News | Campus groups organize against provincial budget cuts

Professors’ association publicly denounce decision

Correction appended January 17, 2013.

Pressure on the provincial government is escalating as Quebec universities begin to mobilize against the $124 million budget cut initiated by the Parti Québécois (PQ).

The budget cut came as surprise to universities across the province when it was announced last month, in the middle of the 2012 fiscal year. Student and administrative groups across campus are starting to mobilize their opposition to the cuts. Alvin Shrier, president of the McGill Association of University Teachers (MAUT) talked to The Daily about publicly denouncing the budgetary restraints.

“People have to stand up and speak with a loud voice. For the government to expect a university to come to a substantial cut late in the fiscal year while preparing for something different – well it’s hard to imagine the government doing that on itself,” he said.

MAUT sent a motion to all parties concerned as well as the Montreal Gazette at the end of last year. The motion calls for “all universities, student associations and faculty unions and associations to establish a unified and common position in demanding a reversal of the budget policy on higher education and research put forward by the Quebec Government.”

Quebec universities are now faced with cuts of up to 15 per cent over the next four months, according to the MAUT motion.

Shrier expressed concern over what kind of cuts McGill would implement, fearing students services will be the first to face adjustments.

“I could see some of the first cuts we’ll see will be on student services,” he said.

The McGill University Non-Academic Certified Association (MUNACA) has also reacted to the cuts.

“It is completely unreasonable that these cuts are retroactive, made well after university budgets have been set. McGill’s budget includes a recently signed collective agreement and a soon to be signed pay equity agreement, both of which MUNACA and McGill achieved with help from government conciliators,” read MUNACA’s official statement.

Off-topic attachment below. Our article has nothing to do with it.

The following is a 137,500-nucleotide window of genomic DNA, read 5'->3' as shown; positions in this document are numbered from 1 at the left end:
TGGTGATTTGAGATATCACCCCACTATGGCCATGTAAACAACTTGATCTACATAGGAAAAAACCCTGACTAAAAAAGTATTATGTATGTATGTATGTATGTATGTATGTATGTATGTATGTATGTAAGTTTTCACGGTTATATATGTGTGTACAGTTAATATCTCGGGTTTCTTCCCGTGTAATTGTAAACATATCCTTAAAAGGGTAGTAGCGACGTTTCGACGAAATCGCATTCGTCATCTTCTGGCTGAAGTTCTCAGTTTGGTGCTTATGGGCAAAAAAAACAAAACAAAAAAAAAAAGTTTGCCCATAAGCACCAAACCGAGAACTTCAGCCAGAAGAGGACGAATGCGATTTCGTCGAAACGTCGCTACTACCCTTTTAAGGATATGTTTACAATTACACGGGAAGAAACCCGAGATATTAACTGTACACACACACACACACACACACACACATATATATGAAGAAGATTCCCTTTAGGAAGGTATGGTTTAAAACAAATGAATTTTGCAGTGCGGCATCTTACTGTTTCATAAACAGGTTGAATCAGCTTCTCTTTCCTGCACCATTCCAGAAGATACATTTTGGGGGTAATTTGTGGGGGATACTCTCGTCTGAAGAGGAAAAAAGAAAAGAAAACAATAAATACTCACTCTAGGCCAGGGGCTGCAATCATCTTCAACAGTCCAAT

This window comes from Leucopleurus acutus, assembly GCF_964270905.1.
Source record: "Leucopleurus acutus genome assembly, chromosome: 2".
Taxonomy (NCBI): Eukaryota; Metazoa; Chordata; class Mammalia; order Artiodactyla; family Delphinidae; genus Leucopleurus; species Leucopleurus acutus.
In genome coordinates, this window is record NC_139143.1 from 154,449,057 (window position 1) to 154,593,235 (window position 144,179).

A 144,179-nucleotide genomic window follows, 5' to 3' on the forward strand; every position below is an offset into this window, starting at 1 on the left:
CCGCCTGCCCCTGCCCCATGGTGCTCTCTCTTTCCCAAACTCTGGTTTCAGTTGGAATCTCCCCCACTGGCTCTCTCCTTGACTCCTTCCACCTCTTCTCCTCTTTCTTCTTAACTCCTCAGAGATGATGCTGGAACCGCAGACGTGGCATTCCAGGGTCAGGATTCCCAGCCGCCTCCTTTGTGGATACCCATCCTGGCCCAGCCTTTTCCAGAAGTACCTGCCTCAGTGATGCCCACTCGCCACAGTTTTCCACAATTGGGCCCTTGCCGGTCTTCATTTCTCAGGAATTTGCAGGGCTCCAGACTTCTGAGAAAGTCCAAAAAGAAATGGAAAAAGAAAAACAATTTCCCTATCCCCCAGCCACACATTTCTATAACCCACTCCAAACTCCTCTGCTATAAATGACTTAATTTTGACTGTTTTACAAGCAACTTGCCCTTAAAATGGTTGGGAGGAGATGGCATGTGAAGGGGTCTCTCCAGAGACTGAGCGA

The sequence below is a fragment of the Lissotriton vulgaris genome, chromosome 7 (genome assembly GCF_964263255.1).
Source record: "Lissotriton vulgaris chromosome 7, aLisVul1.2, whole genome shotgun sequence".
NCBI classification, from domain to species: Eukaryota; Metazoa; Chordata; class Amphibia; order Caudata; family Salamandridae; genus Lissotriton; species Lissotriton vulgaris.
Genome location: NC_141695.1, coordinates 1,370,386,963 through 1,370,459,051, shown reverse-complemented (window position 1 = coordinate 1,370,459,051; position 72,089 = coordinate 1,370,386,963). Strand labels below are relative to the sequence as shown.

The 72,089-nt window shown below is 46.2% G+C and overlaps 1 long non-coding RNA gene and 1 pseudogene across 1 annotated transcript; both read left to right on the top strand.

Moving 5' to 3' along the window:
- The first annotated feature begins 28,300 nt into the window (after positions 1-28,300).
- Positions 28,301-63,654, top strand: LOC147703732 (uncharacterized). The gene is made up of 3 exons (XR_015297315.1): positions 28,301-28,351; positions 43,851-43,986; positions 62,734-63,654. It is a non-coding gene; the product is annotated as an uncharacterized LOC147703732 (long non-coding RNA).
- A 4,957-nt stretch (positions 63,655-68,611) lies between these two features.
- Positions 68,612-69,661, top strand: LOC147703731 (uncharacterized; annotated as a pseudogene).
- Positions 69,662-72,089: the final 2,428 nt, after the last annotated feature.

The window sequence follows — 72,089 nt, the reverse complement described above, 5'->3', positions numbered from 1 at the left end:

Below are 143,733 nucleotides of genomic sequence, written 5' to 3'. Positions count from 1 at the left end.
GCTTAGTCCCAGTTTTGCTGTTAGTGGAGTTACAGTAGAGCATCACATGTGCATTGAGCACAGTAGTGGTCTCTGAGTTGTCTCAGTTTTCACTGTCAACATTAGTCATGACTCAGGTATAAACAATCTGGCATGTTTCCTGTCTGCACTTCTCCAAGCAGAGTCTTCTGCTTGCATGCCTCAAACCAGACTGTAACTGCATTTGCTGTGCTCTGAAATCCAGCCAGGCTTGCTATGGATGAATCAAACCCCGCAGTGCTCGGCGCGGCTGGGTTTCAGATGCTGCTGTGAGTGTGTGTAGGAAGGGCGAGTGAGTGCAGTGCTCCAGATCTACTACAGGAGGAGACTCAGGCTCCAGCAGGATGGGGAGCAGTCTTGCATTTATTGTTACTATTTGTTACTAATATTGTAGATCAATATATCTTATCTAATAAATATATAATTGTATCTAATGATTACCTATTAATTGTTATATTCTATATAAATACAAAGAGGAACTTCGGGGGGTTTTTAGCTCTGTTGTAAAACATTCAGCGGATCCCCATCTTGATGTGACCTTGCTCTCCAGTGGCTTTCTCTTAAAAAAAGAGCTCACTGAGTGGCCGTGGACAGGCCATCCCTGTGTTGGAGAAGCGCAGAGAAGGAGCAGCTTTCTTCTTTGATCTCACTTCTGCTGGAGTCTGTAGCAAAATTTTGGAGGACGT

“No matter how universities might make these cuts, they will be damaging to the core functions of universities, which will ultimately be damaging to the province generally.”
The cuts were announced nearly two months before the upcoming summit on higher education slated for late February. SSMU VP External Robin-Reid Fraser expressed concern about the effects of these cuts on the summit.

“The impression given before was that all options were on the table, to be discussed in a constructive way…it was very poor timing on the government’s part”.
SSMU will be releasing a statement on the matter shortly, but indicated a consensus of discontentment with the cuts.

The Post-Graduate Students’ Society (PGSS) also pointed to the summit in their own press release stating: “With the Quebec Summit on Higher Education to be held in February, these cuts undermine the Government’s credibility to genuinely address the issue of higher education funding.”

PGSS is calling for the Quebec government to reverse their decision on the university cuts.

Principal Heather Munroe-Blum will be participating in a pre-summit meeting on January 17 and January 18 on the topic of governance and financing of universities. The meeting will be held at Université de Sherbrooke.


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